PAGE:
Covid-19: advice for employers on automatic unfair dismissal and a safe return to work
The general rule is that an employee can claim unfair dismissal when he has been employed for a certain period. However, this requirement is waived and an employee is able to claim automatic unfair dismissal if he can be shown that proceedings have been issued against an employer to either enforce a statutory right or to seek a remedy resulting from a breach of his statutory rights.
Employers and businesses are facing a strain during Covid-19 however this does not provide a mitigating reason for failing to adhere to a statutory duty owed to an employee. Employees continue to benefit from the statutory right not to be subjected to any detriment by any act or any deliberate failure to act which raises valid health and safety concerns.
Examples of health and safety concerns would include:
- Asking an employee to return to work when it is dangerous or unsafe to do so;
- Failing to conduct a proper risk assessment;
- Dismissing an employee who refuses to return to work or stays away from work due to valid health and safety concerns;
- Dismissing an employee who raises valid health and safety concerns.
Employees are likely to be protected from dismissal if they refuse to return to work due to valid health and safety concerns and if they can show that their employer has been negligent. Employers need to be careful and follow the correct procedures, law and guidance when asking employees to return to work and equally when considering dismissal.
The government has issued sector-specific guidance to facilitate a safe return to work – accessible at https://www.gov.uk/guidance/working-safely-during-coronavirus-covid-19. Adhering to the government’s guidance will assist an employer faced with an employment claim to show that reasonably practicable steps have been taken to facilitate a safe return to work.
In addition to or alongside following the government’s advice, employers should take the following steps to facilitate a safe return to work:
- carry out risk assessments: all employers should conduct risk assessments to identify and minimise any health and safety concerns at work.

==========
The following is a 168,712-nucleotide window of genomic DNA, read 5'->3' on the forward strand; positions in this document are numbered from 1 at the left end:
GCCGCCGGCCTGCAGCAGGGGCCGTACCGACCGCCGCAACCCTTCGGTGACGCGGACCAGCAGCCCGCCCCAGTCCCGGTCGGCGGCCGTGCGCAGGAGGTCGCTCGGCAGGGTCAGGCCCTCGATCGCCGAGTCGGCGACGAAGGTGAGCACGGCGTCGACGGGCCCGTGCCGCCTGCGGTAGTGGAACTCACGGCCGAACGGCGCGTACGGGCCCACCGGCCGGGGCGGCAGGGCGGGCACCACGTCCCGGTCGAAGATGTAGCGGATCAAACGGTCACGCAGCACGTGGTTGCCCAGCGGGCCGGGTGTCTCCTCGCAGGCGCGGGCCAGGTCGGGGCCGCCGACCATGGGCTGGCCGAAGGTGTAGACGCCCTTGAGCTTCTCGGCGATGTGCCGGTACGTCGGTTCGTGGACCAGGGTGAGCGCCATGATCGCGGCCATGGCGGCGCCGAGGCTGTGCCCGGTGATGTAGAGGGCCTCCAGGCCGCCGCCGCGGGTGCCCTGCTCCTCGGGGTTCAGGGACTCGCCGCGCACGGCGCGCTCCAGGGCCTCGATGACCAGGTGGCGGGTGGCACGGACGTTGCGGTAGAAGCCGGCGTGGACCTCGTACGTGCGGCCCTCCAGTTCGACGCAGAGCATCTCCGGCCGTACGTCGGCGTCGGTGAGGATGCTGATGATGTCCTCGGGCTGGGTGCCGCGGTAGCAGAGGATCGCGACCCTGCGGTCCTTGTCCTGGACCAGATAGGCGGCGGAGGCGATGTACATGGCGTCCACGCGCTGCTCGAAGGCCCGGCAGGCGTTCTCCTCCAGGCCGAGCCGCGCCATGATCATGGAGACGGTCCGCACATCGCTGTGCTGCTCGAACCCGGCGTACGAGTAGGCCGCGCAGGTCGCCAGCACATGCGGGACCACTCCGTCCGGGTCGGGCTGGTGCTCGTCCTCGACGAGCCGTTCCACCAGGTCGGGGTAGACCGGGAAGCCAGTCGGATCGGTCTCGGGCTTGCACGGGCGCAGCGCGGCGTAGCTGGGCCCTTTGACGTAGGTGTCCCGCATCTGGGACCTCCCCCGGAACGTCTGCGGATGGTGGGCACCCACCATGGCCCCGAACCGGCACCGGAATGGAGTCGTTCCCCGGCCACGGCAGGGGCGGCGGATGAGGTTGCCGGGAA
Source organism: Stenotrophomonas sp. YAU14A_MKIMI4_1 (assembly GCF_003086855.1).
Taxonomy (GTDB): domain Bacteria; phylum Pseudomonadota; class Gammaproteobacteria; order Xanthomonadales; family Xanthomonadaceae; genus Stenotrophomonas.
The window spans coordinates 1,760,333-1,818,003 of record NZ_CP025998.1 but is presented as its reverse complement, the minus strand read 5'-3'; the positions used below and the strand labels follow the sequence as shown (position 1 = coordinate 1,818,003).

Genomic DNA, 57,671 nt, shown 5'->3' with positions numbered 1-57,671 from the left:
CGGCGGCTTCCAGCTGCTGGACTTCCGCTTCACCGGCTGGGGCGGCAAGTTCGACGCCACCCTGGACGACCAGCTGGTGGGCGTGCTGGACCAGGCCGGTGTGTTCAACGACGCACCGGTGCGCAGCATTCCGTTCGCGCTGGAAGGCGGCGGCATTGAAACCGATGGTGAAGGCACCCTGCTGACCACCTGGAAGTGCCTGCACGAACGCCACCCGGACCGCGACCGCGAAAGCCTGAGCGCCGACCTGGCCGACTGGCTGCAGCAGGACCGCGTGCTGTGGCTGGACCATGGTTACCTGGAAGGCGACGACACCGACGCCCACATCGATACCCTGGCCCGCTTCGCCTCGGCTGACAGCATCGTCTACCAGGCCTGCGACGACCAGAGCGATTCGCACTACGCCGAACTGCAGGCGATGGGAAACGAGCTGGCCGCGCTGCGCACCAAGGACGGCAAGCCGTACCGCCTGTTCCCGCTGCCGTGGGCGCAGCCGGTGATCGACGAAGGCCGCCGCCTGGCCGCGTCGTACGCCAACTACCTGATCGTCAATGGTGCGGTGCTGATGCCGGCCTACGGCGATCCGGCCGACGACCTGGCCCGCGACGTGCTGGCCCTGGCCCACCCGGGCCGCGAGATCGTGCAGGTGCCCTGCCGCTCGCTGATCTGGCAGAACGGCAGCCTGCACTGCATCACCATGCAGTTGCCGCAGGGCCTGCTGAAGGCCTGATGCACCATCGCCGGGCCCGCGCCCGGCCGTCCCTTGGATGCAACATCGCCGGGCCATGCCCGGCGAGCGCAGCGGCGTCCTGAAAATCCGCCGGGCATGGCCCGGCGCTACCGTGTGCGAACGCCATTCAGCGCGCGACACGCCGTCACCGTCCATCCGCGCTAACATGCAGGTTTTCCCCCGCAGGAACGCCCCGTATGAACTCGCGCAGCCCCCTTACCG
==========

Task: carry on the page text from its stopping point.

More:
- Identify groups: when conducting risk assessments, employers should identify groups within the workplace e.g. vulnerable and high-risk employees.
- consider risks when working from home: an employer’s risk assessment should not be limited to the physical building in which employees work. The idea here is to ensure the safety of employees. Employers should go on step further and consider any potential risks an employee may face whilst working from home and consider how they can be minimised.
- keep a record: an employer with more than five employees must write down any significant findings arising from a risk assessment. The government encourages employees to publish results of their risk assessments on their websites and this is expected of all employers with more than 50 employees.
- review your findings: risk assessment should be conducted at regular intervals. Employers will need to adapt and widen their risk assessment and the way in which they mitigate risks in line with the changing and demanding pandemic.
- Speak to your employees: it is important to consult with your employees to gather their thoughts on returning to work. This will help employers to identify relevant concerns and find ways to address them during a risk assessment. Employers should be mindful that where employees are not represented by union safety representatives, there is a statutory duty to consult employees or their appointed representative about health and safety concerns. It is a criminal offence not to comply with this requirement.
- Consider the employee’s point of view: whether a suitable and effective health and safety system are in place will not depend on what the employer thinks but how the employee genuinely regards the situation to be. Any effective risk assessment will be incomplete without considering the state of mind and concerns of employees.
- Consider others: employers should consider the health and safety of any visitors, contractors and clients attending the workplace to avoid potential claims beyond the scope of employment law.
- Concerns outside of the workplace: employers should be mindful of external factors such as vulnerable and high-risk family members of employees. Arguably, it can still be automatic unfair dismissal if an employee is dismissed due to concerns raised regarding the risk, he poses to others by having to attend an unsafe workplace.
If you are an employer in need of advice on how to facilitate a safe return to work or an employer faced with a possible dismissal claim, we have specialists who are here to help.
The information in this blog is for general information purposes only and does not purport to be comprehensive or to provide legal advice. Whilst every effort is made to ensure the information and law is current as of the date of publication it should be stressed that, due to the passage of time, this does not necessarily reflect the present legal position. Connaught Law and authors accept no responsibility for loss which may arise from accessing or reliance on information contained in this blog. For formal advice on the current law please don’t hesitate to contact Connaught Law. Legal advice is only provided pursuant to a written agreement, identified as such, and signed by the client and by or on behalf of Connaught Law.